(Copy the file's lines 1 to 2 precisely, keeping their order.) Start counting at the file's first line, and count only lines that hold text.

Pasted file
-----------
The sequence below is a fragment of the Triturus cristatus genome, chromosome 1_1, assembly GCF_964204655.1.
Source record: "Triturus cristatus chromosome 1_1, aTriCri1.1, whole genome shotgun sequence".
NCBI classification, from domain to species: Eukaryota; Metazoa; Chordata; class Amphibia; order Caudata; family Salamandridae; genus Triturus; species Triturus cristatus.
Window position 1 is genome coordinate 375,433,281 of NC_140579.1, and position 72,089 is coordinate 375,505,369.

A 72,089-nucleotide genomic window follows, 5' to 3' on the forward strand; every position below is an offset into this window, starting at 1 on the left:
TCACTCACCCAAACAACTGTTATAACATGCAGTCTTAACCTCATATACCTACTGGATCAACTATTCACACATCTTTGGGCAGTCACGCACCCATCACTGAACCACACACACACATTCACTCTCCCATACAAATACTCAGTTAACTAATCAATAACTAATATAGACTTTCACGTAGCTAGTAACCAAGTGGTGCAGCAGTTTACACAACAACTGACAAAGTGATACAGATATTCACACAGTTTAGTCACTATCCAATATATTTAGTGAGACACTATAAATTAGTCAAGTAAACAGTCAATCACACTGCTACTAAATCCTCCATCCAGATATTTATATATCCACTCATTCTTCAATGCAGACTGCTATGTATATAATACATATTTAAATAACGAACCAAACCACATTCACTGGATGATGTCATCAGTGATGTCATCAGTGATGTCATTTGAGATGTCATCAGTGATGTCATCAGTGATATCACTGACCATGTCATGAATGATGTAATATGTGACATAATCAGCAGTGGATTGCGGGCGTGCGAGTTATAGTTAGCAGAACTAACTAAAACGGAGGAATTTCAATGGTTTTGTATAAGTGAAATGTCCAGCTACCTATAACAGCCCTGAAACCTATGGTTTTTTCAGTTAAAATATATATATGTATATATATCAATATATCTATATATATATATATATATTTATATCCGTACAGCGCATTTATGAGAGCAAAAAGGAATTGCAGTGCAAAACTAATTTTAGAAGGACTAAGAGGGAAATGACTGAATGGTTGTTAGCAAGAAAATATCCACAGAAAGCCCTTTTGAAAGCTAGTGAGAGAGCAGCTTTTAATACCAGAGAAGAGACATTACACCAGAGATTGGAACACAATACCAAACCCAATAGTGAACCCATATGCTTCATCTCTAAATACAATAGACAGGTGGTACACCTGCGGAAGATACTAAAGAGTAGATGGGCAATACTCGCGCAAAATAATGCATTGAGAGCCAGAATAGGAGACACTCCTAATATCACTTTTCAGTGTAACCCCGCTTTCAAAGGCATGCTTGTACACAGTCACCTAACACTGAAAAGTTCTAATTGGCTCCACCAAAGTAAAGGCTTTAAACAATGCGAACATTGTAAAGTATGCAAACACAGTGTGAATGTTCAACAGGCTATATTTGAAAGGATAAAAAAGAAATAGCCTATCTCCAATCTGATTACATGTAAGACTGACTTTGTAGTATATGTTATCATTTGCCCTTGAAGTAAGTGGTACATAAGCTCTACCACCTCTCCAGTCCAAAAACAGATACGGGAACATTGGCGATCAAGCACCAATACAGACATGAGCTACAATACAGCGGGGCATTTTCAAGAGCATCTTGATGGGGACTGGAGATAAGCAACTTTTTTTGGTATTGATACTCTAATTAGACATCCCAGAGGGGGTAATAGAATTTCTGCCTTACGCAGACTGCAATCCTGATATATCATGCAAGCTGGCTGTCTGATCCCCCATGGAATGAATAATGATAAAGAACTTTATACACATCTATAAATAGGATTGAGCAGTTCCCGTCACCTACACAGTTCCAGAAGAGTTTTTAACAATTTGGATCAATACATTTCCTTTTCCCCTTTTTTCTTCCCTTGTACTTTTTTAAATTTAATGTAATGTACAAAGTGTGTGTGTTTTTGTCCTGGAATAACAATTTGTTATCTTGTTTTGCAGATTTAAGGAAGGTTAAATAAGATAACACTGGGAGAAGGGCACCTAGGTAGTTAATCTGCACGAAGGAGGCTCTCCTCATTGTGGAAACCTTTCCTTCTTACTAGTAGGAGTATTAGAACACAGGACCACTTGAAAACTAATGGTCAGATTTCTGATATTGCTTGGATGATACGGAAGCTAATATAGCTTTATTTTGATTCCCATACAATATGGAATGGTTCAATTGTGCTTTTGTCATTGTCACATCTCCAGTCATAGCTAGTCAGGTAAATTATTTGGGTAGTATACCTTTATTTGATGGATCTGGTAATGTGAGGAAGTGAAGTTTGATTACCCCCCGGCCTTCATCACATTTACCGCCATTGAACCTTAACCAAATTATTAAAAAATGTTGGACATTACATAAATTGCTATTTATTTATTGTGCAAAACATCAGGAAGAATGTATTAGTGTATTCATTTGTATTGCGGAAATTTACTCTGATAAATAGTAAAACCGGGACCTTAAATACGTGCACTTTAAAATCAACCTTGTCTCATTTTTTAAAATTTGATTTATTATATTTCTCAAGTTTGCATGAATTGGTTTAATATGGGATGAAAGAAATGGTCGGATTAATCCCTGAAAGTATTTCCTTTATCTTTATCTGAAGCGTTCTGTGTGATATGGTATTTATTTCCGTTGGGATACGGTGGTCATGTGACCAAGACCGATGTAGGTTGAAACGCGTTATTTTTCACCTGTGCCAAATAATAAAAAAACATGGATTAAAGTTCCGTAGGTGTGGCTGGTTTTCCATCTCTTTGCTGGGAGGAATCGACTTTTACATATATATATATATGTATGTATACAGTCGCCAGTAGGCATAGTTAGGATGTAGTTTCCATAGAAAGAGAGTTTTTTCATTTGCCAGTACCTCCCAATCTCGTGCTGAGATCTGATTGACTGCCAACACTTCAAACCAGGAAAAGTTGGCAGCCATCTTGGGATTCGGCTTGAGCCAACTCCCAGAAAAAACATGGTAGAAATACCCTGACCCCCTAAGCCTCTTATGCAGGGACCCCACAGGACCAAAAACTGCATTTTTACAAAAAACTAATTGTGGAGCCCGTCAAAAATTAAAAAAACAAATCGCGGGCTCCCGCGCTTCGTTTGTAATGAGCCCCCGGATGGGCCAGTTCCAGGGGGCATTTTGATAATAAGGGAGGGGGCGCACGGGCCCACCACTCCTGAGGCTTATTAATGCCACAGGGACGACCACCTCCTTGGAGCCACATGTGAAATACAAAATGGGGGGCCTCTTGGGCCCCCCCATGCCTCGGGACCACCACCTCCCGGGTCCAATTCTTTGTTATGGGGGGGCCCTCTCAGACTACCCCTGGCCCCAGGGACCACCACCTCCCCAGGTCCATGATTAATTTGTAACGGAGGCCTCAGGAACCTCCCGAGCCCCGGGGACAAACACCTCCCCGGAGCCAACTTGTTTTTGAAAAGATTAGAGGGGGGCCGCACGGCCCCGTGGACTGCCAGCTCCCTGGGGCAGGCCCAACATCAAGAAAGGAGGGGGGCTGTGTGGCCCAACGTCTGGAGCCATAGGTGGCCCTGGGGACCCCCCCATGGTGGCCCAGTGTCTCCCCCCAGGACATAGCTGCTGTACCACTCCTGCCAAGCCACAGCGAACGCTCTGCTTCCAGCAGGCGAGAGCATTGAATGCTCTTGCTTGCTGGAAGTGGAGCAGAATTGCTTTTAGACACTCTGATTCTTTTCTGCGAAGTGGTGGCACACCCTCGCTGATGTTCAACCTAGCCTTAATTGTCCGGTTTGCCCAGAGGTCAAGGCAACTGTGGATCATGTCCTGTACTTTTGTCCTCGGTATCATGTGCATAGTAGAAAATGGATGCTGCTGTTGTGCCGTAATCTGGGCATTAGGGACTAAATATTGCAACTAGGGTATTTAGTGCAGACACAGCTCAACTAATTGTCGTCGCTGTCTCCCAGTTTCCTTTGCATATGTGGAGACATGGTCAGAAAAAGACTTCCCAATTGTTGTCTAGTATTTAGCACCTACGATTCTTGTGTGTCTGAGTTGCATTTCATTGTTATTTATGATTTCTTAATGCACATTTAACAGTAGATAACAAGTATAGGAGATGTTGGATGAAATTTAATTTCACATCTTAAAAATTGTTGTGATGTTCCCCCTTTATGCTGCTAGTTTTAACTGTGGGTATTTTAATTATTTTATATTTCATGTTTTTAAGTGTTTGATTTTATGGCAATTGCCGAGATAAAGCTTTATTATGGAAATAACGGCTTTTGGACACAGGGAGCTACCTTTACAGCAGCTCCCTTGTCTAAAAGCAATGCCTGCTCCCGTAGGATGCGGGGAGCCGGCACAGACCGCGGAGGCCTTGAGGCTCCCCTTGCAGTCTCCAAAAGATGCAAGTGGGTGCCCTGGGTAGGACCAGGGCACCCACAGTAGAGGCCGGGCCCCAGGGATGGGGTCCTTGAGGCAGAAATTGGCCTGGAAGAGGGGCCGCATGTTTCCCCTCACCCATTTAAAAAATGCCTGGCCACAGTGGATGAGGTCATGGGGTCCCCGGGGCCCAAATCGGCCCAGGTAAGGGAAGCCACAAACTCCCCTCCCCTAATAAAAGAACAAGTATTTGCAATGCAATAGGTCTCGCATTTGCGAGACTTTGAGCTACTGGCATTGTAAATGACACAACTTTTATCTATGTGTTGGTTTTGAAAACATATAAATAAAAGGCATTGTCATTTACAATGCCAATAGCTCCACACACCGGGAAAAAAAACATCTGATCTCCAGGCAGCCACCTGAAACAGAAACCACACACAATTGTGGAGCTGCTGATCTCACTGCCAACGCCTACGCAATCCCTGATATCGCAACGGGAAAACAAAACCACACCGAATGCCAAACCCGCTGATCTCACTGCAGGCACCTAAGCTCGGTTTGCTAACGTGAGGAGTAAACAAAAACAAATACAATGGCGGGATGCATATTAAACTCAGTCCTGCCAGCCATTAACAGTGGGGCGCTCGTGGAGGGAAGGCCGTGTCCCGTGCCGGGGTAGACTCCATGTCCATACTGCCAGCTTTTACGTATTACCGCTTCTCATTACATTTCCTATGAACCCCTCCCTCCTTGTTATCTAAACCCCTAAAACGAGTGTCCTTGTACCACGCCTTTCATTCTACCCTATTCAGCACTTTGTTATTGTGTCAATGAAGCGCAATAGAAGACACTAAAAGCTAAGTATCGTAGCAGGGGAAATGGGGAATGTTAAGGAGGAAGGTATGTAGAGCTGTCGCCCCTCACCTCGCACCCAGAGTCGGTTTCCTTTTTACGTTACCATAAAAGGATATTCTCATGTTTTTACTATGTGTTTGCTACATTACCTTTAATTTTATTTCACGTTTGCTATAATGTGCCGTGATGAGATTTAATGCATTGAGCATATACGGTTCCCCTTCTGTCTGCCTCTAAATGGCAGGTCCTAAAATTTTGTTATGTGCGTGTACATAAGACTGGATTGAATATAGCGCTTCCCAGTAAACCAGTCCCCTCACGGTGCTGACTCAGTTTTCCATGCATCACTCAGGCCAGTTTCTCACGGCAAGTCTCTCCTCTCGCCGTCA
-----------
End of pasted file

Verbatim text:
The sequence below is a fragment of the Triturus cristatus genome, chromosome 1_1, assembly GCF_964204655.1.
Source record: "Triturus cristatus chromosome 1_1, aTriCri1.1, whole genome shotgun sequence".